Thursday, March 21, 2013

Peanuts, Literal and Figurative

I saw him walking towards my car. He looked young and had a face that needed shaving for a while. He had a bandanna tied to his head that had a very prominent "om" written on it. He was wearing spectacles, and had the piercing gaze of an intellectual, fresh out of school, and still without a job. To me, perhaps, he would have qualified as a hippie, or a writer, or perhaps -- both.

But at the moment, he just looked like a homeless guy, looking for a handout.

This was not a good part of town, and I was planning to flee it as soon as the red light turned green. As the man came close to my car, and smiled expectantly at me, I rolled my window down. My wife used to caution me about giving money to homeless people, since they were known to blow it on drugs.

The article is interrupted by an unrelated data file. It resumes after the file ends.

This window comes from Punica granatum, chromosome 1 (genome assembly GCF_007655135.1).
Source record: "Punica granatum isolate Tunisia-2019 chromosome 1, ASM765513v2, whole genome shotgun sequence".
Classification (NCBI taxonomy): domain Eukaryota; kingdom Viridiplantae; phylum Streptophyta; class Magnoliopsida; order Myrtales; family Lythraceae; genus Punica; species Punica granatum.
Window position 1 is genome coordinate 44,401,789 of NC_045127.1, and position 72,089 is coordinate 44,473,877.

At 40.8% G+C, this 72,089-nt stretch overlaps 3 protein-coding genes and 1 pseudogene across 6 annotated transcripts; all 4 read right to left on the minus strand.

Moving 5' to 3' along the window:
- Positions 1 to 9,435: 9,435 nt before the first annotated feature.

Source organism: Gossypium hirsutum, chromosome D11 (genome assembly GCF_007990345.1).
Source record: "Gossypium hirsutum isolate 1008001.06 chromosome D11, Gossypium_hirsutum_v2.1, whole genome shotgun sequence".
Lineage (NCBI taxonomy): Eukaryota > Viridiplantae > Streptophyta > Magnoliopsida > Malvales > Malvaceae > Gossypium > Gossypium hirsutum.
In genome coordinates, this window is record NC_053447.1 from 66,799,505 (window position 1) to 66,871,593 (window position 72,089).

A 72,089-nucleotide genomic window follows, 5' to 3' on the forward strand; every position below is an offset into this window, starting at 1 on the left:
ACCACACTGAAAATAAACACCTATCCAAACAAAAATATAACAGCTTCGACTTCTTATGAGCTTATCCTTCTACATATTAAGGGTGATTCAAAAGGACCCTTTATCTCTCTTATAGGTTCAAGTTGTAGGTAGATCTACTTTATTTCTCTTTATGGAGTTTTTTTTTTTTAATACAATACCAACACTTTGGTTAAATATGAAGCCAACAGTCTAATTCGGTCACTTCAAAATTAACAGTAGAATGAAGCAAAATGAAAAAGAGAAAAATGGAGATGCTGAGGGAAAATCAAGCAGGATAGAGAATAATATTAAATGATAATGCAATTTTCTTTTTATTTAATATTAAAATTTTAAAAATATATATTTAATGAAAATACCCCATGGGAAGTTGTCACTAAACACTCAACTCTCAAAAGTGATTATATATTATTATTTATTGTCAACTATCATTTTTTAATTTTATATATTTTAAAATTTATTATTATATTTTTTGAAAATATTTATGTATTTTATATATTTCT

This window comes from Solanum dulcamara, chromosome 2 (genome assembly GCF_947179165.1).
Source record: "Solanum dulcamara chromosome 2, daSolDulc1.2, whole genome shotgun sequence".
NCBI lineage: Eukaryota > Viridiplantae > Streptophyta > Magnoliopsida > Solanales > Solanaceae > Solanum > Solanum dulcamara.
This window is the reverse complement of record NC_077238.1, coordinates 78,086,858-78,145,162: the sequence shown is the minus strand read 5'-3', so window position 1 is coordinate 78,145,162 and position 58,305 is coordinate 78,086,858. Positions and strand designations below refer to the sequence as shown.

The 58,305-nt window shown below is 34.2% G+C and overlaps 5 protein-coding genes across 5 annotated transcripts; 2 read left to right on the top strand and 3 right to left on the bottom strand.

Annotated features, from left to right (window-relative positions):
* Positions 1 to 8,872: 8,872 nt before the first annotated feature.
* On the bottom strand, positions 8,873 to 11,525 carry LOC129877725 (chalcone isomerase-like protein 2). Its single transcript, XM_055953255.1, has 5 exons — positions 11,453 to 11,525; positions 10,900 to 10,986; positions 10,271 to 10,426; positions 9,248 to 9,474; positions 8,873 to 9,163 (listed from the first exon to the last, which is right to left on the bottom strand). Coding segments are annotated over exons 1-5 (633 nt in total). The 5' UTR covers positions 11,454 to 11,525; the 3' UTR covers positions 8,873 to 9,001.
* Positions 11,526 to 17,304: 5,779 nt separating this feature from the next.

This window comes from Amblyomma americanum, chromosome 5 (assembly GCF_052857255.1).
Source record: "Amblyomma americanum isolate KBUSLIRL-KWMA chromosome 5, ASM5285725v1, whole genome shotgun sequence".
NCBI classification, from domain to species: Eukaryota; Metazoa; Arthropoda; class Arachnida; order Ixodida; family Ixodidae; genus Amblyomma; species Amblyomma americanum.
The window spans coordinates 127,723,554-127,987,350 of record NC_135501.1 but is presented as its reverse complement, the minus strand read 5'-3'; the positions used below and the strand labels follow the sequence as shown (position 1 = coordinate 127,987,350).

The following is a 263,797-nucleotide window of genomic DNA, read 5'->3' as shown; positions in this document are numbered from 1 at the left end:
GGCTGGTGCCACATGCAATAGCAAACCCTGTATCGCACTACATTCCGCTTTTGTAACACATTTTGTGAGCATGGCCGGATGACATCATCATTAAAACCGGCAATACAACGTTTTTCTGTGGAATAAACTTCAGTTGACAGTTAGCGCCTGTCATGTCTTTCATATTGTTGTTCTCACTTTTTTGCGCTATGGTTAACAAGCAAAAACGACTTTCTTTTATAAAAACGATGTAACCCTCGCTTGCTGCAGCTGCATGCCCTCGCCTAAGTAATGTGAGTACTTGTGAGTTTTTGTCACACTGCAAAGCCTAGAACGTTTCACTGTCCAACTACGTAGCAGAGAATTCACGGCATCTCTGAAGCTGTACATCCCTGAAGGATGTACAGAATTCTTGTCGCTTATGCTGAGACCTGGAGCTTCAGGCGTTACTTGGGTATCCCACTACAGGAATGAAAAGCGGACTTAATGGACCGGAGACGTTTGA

I had a nice large pack of salted peanuts on the front seat. I picked it up and handed it to him. He looked shocked. The conversation that followed was quite interesting.

"But these are peanuts!"


"No man, you see, these are just peanuts!"

"So I see. Perhaps, I should know, since I handed these to you, right?!"

"No, no, you see, you don't understand. When I said that these were peanuts for the first time, I meant literally. When I said it for the second time, I meant figuratively. As in not much stuff, man!"

I always mixed up my literals and figuratives, and so, I smiled at him, and said, "Thanks for the education, I really need to improve my English."

"You might want to start by not trying to hire a monkey for a teacher, man!"

"What do you mean?"

"Well, you know! They say that if you pay peanuts, you get monkeys! And you sure don't want to learn from a monkey, man."